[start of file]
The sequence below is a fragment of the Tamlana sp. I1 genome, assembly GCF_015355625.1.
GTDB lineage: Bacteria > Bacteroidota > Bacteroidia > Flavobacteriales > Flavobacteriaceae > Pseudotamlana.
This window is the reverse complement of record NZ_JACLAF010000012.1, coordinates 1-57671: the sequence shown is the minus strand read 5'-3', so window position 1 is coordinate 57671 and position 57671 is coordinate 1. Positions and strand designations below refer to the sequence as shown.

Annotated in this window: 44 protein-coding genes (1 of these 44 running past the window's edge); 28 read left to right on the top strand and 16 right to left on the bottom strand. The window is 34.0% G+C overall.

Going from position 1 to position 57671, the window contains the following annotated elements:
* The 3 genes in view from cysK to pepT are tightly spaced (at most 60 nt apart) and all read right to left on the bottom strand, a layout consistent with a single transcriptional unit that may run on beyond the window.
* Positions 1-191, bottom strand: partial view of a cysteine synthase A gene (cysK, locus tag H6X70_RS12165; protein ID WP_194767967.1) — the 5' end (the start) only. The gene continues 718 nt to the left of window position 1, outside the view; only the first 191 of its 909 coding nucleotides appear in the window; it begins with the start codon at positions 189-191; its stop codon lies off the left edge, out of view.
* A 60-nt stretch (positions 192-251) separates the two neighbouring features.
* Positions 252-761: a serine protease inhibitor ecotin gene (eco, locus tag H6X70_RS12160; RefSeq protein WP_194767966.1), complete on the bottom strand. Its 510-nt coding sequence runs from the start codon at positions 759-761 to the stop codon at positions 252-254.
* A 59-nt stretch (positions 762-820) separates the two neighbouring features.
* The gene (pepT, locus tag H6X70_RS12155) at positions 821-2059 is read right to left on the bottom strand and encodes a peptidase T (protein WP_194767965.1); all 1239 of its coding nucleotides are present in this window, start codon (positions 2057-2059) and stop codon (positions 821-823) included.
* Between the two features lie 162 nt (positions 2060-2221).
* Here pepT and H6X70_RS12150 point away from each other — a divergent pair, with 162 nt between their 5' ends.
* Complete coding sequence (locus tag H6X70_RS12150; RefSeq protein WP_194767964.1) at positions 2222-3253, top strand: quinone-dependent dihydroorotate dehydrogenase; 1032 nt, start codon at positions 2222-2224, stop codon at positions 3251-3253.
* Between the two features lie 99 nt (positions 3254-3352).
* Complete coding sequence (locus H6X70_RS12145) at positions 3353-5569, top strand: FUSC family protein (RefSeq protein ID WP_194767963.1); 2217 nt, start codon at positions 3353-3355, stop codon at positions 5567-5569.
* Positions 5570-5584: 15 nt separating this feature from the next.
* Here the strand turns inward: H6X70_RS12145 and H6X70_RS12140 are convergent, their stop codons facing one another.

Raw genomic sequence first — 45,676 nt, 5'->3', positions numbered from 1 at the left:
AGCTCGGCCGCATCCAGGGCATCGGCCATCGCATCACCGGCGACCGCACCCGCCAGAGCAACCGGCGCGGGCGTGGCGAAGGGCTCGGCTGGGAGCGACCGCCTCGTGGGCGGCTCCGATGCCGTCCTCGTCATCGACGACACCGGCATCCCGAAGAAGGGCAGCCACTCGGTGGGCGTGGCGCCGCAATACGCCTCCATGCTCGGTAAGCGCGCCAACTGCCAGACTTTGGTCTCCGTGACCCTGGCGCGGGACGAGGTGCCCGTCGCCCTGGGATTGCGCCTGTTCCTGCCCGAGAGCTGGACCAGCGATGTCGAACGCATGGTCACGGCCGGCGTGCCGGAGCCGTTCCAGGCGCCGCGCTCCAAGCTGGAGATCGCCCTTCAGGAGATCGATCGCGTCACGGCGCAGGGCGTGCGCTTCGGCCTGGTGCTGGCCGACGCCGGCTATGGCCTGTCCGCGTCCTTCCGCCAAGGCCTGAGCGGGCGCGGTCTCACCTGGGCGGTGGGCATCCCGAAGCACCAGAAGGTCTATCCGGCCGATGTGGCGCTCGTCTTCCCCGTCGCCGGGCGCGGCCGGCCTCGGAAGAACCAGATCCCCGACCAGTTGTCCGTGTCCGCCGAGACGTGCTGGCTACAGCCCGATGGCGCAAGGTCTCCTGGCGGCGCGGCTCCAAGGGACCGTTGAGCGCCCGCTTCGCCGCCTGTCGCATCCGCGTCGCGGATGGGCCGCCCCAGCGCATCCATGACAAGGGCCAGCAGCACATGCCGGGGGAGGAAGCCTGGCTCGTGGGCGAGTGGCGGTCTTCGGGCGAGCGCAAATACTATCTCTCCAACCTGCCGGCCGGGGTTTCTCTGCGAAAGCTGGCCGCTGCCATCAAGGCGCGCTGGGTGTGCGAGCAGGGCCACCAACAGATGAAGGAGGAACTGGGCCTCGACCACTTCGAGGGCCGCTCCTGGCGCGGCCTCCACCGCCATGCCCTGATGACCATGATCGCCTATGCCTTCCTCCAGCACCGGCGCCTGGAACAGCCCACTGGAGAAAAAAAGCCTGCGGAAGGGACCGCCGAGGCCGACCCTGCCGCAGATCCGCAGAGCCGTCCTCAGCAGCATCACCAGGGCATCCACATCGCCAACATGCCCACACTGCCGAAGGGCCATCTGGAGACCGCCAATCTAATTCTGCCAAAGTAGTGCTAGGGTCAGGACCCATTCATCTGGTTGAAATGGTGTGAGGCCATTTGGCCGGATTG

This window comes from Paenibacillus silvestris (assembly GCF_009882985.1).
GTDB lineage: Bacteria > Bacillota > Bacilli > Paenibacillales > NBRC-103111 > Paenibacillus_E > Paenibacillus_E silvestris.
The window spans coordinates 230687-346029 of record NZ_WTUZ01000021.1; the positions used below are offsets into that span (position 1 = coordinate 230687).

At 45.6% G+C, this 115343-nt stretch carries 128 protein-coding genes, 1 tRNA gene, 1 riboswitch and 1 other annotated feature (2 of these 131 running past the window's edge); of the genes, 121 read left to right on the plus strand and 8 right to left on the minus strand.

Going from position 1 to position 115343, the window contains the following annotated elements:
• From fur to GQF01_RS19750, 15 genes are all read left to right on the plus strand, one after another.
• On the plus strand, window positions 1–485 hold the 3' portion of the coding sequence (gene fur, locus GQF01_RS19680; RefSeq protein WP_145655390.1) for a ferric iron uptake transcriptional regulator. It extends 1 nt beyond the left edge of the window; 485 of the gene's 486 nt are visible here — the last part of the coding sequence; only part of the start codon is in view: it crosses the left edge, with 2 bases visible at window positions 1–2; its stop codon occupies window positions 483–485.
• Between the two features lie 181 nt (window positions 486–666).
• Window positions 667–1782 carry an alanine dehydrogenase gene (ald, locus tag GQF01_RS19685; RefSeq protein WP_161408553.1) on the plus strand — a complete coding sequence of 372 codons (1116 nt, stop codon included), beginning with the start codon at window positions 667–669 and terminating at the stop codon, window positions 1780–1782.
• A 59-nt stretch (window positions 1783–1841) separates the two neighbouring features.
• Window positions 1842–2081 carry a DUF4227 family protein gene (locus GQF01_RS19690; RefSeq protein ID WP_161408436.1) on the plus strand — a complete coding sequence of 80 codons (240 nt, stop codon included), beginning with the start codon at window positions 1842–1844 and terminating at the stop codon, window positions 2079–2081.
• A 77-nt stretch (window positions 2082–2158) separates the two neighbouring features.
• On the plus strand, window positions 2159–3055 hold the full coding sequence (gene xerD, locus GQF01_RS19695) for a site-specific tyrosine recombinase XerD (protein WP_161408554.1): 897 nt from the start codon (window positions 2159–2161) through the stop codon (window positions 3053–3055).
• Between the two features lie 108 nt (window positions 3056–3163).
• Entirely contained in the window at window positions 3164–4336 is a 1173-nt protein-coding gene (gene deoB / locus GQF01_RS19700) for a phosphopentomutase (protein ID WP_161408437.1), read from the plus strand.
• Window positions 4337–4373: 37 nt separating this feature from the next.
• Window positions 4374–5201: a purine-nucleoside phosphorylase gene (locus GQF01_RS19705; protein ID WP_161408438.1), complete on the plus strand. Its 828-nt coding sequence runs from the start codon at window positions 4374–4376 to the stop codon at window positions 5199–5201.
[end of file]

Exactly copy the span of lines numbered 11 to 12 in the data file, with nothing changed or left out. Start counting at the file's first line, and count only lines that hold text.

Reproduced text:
* The gene (pepT, locus tag H6X70_RS12155) at positions 821-2059 is read right to left on the bottom strand and encodes a peptidase T (protein WP_194767965.1); all 1239 of its coding nucleotides are present in this window, start codon (positions 2057-2059) and stop codon (positions 821-823) included.
* Between the two features lie 162 nt (positions 2060-2221).